joint


From The Collaborative International Dictionary of English v.0.48:

Joint \Joint\ (joint), n. [F. joint, fr. joindre, p. p. joint.
   See Join.]
   [1913 Webster]
   1. The place or part where two things or parts are joined or
      united; the union of two or more smooth or even surfaces
      admitting of a close-fitting or junction; junction; as, a
      joint between two pieces of timber; a joint in a pipe.
      [1913 Webster]

   2. A joining of two things or parts so as to admit of motion;
      an articulation, whether movable or not; a hinge; as, the
      knee joint; a node or joint of a stem; a ball and socket
      joint. See Articulation.
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            A scaly gauntlet now, with joints of steel,
            Must glove this hand.                 --Shak.
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            To tear thee joint by joint.          --Milton.
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   3. The part or space included between two joints, knots,
      nodes, or articulations; as, a joint of cane or of a grass
      stem; a joint of the leg.
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   4. Any one of the large pieces of meat, as cut into portions
      by the butcher for roasting.
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   5. (Geol.) A plane of fracture, or divisional plane, of a
      rock transverse to the stratification.
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   6. (Arch.) The space between the adjacent surfaces of two
      bodies joined and held together, as by means of cement,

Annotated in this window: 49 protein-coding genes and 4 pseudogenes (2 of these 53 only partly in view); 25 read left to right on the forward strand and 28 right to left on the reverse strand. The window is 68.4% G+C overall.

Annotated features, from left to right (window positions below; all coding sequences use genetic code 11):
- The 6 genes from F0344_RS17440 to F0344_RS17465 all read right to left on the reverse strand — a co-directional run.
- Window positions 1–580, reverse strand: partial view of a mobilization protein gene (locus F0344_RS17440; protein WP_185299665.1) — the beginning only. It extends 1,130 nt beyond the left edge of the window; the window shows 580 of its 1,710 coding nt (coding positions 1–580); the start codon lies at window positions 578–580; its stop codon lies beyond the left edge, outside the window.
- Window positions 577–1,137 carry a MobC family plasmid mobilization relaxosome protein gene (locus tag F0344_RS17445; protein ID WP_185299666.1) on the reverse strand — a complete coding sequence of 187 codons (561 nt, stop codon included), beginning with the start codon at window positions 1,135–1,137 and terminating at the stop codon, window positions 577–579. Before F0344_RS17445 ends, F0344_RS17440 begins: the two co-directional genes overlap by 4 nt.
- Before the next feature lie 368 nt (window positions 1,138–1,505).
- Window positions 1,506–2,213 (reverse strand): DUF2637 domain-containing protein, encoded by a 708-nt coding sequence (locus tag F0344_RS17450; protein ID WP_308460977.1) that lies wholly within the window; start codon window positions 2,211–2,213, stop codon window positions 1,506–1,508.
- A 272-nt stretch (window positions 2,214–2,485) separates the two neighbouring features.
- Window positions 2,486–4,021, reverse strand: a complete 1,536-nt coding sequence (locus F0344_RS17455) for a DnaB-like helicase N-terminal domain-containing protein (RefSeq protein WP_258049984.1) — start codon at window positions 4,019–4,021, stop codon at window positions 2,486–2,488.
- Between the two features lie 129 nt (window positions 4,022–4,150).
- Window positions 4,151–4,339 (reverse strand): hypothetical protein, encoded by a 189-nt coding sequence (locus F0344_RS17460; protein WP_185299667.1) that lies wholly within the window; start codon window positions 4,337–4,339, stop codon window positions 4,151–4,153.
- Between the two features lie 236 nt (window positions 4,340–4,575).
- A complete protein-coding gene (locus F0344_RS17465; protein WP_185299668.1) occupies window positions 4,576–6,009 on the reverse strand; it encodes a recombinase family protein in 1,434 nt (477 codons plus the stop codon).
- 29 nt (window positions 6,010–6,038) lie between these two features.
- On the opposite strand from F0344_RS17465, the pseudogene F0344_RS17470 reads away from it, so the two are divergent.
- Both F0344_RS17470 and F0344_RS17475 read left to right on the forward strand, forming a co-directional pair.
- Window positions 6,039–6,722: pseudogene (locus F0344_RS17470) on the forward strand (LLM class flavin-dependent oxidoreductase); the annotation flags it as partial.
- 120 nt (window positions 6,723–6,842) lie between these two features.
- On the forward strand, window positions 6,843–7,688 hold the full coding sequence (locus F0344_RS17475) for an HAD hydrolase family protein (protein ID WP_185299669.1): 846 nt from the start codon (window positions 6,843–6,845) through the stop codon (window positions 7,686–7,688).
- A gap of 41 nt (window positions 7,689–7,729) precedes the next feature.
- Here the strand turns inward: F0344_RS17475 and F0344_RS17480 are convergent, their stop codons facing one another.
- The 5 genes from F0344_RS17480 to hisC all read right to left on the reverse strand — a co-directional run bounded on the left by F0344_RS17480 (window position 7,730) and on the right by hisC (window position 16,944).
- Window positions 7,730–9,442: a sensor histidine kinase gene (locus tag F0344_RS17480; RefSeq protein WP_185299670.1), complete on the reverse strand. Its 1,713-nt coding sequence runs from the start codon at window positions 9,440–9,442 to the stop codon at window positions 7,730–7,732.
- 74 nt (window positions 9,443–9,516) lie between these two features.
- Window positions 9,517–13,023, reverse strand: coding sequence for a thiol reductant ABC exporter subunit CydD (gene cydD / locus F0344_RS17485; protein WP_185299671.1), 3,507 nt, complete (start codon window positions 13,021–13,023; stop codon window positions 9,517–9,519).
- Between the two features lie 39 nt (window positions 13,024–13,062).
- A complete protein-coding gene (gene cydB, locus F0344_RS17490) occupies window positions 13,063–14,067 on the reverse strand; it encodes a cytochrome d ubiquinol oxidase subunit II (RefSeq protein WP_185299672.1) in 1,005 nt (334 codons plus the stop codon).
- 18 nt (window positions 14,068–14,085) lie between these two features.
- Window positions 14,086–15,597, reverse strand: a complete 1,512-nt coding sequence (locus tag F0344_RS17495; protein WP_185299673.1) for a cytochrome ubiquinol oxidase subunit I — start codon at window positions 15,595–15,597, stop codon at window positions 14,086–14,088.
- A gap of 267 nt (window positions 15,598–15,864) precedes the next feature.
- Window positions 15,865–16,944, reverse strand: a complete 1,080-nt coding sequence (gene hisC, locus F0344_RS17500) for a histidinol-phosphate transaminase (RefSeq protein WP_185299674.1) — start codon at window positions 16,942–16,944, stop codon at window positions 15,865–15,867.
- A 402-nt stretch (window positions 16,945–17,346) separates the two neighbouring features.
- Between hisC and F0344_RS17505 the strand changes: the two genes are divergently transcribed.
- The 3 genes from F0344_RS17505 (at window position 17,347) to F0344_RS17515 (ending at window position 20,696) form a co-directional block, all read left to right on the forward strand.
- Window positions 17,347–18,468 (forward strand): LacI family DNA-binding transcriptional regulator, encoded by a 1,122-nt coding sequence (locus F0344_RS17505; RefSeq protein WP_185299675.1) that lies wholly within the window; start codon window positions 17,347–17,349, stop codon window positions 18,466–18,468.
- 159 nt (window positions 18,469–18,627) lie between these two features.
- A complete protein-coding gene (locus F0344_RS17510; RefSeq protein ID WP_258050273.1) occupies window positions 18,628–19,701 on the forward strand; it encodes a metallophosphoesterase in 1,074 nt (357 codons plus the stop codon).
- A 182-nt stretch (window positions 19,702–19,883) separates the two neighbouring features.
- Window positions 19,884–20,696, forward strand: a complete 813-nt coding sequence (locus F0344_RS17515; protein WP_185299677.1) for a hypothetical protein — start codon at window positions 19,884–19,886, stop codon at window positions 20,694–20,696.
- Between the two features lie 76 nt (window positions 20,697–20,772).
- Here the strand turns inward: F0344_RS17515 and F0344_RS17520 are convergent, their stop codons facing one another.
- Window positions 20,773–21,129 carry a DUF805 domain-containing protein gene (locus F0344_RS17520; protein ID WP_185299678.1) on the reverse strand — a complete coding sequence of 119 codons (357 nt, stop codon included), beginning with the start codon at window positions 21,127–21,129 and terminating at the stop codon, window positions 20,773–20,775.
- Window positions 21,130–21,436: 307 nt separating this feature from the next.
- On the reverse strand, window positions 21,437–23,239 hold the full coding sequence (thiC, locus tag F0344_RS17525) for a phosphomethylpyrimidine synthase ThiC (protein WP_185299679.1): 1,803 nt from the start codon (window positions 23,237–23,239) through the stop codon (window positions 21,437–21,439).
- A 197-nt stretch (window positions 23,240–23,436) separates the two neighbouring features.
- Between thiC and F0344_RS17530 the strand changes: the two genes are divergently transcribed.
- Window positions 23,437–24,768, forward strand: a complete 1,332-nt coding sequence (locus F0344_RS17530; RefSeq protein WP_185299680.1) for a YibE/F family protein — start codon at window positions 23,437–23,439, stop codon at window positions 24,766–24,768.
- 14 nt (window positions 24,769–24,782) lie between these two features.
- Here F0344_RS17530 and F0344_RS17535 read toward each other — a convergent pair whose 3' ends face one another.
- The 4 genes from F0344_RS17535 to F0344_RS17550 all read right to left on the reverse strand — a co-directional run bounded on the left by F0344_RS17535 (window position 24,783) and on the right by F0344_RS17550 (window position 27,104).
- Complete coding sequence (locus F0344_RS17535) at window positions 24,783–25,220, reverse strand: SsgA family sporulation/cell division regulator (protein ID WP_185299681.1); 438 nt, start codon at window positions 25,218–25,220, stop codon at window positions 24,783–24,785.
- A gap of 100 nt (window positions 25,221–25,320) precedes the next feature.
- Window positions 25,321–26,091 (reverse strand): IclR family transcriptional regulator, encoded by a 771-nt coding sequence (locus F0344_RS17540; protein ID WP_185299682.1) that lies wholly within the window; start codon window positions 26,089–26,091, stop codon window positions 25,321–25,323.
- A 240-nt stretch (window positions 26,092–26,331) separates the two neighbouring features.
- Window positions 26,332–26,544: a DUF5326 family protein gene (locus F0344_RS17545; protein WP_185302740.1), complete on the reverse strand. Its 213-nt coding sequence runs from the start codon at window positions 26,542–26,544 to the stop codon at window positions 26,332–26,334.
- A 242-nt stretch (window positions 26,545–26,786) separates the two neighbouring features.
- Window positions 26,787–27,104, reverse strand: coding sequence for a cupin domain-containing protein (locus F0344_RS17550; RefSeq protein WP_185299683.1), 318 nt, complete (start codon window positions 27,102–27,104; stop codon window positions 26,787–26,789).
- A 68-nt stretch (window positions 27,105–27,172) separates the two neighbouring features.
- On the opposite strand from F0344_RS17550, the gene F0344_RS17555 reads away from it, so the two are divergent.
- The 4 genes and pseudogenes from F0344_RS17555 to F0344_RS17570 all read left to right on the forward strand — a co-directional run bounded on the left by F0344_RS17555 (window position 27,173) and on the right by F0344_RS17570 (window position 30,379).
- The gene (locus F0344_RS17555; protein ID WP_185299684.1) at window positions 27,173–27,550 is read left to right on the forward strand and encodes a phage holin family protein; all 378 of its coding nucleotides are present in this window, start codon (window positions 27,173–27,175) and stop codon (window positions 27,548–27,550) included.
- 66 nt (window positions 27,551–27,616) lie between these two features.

mortar, etc.; as, a thin joint.
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   7. The means whereby the meeting surfaces of pieces in a
      structure are secured together.
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   8. [Jag a notch.] A projecting or retreating part in
      something; any irregularity of line or surface, as in a
      wall. [Now Chiefly U. S.]
      [Webster 1913 Suppl.]

   9. (Theaters) A narrow piece of scenery used to join together
      two flats or wings of an interior setting.
      [Webster 1913 Suppl.]

   10. a disreputable establishment, or a place of low resort,
       as for smoking opium; -- also used for a commercial
       establishment, implying a less than impeccable
       reputation, but often in jest; as, talking about a
       high-class joint is an oxymoron. [Slang]
       [Webster 1913 Suppl. +PJC]

   11. a marijuana cigarette. [Slang]
       [PJC]

   12. prison; -- used with "the". [Slang] " he spent five years
       in the joint."
       [PJC]

   Coursing joint (Masonry), the mortar joint between two
      courses of bricks or stones.

   Fish joint, Miter joint, Universal joint, etc. See
      under Fish, Miter, etc.

   Joint bolt, a bolt for fastening two pieces, as of wood,
      one endwise to the other, having a nut embedded in one of
      the pieces.

   Joint chair (Railroad), the chair that supports the ends of
      abutting rails.

   Joint coupling, a universal joint for coupling shafting.
      See under Universal.

   Joint hinge, a hinge having long leaves; a strap hinge.

   Joint splice, a re["e]nforce at a joint, to sustain the
      parts in their true relation.

   Joint stool.
       (a) A stool consisting of jointed parts; a folding stool.
           --Shak.
       (b) A block for supporting the end of a piece at a joint;
           a joint chair.

   Out of joint, out of place; dislocated, as when the head of
      a bone slips from its socket; hence, not working well
      together; disordered. "The time is out of joint." --Shak.
      [1913 Webster]
.

From The Collaborative International Dictionary of English v.0.48:

Joint \Joint\ (joint), a. [F., p. p. of joindre. See Join.]
   [1913 Webster]
   1. Joined; united; combined; concerted; as, joint action.
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   2. Involving the united activity of two or more; done or
      produced by two or more working together.
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            I read this joint effusion twice over. --T. Hook.
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   3. United, joined, or sharing with another or with others;
      not solitary in interest or action; holding in common with
      an associate, or with associates; acting together; as,